So what do we have returning as the foundation to build on? All of the following is assuming that we aren't able to resign Calderon, we let Maxiell, Maggette, and Bynum walk, keep Kravtsov and English, and don't use the Amnesty clause on Villanueva. Also for the following, I'm only going off of the last 36 games of the season (when we traded for Calderon).
Well, using each individual player's PG stats, it appears that we'll have 75.4% of the offense coming back. The combined FG% of those returning is 45.15% as compared to the 45.3% the entire team was, so barely any drop off. Our 3P% gets even worse, going from 34.4% to 31.2%. As expected (by losing Calderon), our FT% gets even more abysmal, dropping from 70.5% to 65.2%. As for rebounding, 83% of our offensive, 80.3% of our defensive, and 80.87% of our total rebounds return. We lose our second best thief (Calderon), our second best blocker (Maxiell), and our best and third best facilitators (Calderon and Bynum).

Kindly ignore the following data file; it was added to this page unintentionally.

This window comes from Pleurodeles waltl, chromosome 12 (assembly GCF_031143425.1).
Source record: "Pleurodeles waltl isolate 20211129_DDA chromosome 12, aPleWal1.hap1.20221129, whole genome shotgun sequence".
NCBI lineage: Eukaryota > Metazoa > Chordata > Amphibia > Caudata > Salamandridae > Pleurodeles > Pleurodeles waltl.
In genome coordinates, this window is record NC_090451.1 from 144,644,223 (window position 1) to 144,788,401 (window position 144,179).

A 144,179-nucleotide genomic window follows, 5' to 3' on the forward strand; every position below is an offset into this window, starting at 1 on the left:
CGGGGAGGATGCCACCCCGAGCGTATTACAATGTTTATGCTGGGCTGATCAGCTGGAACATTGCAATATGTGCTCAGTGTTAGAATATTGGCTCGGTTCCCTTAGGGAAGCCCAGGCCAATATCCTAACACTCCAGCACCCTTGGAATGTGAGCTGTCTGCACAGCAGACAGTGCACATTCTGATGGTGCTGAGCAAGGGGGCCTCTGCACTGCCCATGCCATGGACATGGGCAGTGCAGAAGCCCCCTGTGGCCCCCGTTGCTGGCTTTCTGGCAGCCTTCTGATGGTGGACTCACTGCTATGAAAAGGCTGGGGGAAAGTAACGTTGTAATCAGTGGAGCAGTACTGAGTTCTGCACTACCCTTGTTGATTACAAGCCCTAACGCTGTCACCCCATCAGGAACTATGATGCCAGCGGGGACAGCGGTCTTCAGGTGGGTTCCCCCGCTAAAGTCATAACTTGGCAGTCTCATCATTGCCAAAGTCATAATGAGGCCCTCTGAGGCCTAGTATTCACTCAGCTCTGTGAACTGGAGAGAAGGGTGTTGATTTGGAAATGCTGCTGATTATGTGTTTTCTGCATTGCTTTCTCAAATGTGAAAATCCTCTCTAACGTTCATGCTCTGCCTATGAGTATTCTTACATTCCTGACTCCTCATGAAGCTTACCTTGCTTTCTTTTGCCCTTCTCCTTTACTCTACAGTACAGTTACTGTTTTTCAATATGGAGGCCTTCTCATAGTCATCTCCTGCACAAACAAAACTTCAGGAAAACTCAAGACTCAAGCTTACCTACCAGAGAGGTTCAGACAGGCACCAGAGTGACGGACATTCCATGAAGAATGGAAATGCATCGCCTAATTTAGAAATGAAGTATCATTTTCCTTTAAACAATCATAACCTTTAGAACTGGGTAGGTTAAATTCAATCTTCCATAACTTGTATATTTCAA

Another question is, how does this look on an efficiency level? On a Per36 level, we have 75.8% of our made shots and 77.04% of our taken shots, 76.7% of our made 3 pointers, 82.6% of our taken 3 pointers, 80.07% of our made free throws and 83.9% of our taken free throws returning. All of that means that we have 76.63% of our offense coming back on a Per36 level. In terms of rebounding, 83.47% of our offensive, 81.77% of our defensive, and 82.4% of our total rebounds returning.
Now there are some other things to take into consideration with these numbers. Not any one player played in all 36 of those final games. Andre missed 24 due to injury, Calderon 8, and Maxiell 12. But even Knight didn't play in 9 of those, Monroe in 3, Jerebko in 6, Stuckey in 2, Villanueva in 5, Bynum in 9, Middleton in 13 and English in 15. If you're wondering why that matters, it's because having Calderon for more of those games could have shown a better offense, meaning we might not be losing as much, or could be losing more, by losing Calderon. If Drummond had played more (and started during that time), the offense may have looked even better, meaning we wouldn't be losing so much by losing Calderon, Maxiell and Bynum.